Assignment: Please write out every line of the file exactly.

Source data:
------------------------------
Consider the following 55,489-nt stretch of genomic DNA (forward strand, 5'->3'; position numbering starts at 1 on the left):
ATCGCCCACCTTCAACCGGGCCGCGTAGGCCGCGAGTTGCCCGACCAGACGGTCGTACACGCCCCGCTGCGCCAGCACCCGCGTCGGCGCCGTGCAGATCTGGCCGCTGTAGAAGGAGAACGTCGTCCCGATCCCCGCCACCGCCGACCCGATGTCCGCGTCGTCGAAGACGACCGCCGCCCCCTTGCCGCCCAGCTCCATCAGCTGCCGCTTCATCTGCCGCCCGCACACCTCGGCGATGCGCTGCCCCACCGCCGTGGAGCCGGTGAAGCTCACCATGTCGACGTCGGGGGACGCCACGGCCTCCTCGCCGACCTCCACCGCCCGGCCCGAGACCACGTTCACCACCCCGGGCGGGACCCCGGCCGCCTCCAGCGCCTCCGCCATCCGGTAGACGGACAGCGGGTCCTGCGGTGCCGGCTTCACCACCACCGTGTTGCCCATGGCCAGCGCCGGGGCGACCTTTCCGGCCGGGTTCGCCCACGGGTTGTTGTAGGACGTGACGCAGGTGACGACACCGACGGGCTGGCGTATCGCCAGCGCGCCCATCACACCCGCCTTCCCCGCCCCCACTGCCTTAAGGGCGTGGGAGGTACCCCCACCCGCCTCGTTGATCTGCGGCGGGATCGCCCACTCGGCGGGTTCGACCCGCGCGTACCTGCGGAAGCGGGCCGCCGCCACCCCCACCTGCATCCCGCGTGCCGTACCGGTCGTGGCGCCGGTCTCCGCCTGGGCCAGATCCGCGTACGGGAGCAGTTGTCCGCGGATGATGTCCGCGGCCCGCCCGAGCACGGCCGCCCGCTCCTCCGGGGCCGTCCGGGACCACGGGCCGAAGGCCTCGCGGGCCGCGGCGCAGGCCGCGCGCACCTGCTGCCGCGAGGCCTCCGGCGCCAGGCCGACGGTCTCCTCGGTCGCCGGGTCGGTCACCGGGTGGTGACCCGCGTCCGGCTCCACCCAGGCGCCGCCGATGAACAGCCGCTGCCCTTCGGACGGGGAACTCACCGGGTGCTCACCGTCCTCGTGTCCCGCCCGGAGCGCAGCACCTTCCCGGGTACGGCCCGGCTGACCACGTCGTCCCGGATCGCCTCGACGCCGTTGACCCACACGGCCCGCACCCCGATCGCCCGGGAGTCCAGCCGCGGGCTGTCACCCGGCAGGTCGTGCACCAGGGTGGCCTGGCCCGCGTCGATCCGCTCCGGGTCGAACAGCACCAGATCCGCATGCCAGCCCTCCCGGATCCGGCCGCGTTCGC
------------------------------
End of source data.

Consider the following 55,489-nt stretch of genomic DNA (forward strand, 5'->3'; position numbering starts at 1 on the left):
ATCGCCCACCTTCAACCGGGCCGCGTAGGCCGCGAGTTGCCCGACCAGACGGTCGTACACGCCCCGCTGCGCCAGCACCCGCGTCGGCGCCGTGCAGATCTGGCCGCTGTAGAAGGAGAACGTCGTCCCGATCCCCGCCACCGCCGACCCGATGTCCGCGTCGTCGAAGACGACCGCCGCCCCCTTGCCGCCCAGCTCCATCAGCTGCCGCTTCATCTGCCGCCCGCACACCTCGGCGATGCGCTGCCCCACCGCCGTGGAGCCGGTGAAGCTCACCATGTCGACGTCGGGGGACGCCACGGCCTCCTCGCCGACCTCCACCGCCCGGCCCGAGACCACGTTCACCACCCCGGGCGGGACCCCGGCCGCCTCCAGCGCCTCCGCCATCCGGTAGACGGACAGCGGGTCCTGCGGTGCCGGCTTCACCACCACCGTGTTGCCCATGGCCAGCGCCGGGGCGACCTTTCCGGCCGGGTTCGCCCACGGGTTGTTGTAGGACGTGACGCAGGTGACGACACCGACGGGCTGGCGTATCGCCAGCGCGCCCATCACACCCGCCTTCCCCGCCCCCACTGCCTTAAGGGCGTGGGAGGTACCCCCACCCGCCTCGTTGATCTGCGGCGGGATCGCCCACTCGGCGGGTTCGACCCGCGCGTACCTGCGGAAGCGGGCCGCCGCCACCCCCACCTGCATCCCGCGTGCCGTACCGGTCGTGGCGCCGGTCTCCGCCTGGGCCAGATCCGCGTACGGGAGCAGTTGTCCGCGGATGATGTCCGCGGCCCGCCCGAGCACGGCCGCCCGCTCCTCCGGGGCCGTCCGGGACCACGGGCCGAAGGCCTCGCGGGCCGCGGCGCAGGCCGCGCGCACCTGCTGCCGCGAGGCCTCCGGCGCCAGGCCGACGGTCTCCTCGGTCGCCGGGTCGGTCACCGGGTGGTGACCCGCGTCCGGCTCCACCCAGGCGCCGCCGATGAACAGCCGCTGCCCTTCGGACGGGGAACTCACCGGGTGCTCACCGTCCTCGTGTCCCGCCCGGAGCGCAGCACCTTCCCGGGTACGGCCCGGCTGACCACGTCGTCCCGGATCGCCTCGACGCCGTTGACCCACACGGCCCGCACCCCGATCGCCCGGGAGTCCAGCCGCGGGCTGTCACCCGGCAGGTCGTGCACCAGGGTGGCCTGGCCCGCGTCGATCCGCTCCGGGTCGAACAGCACCAGATCCGCATGCCAGCCCTCCCGGATCCGGCCGCGTTCGC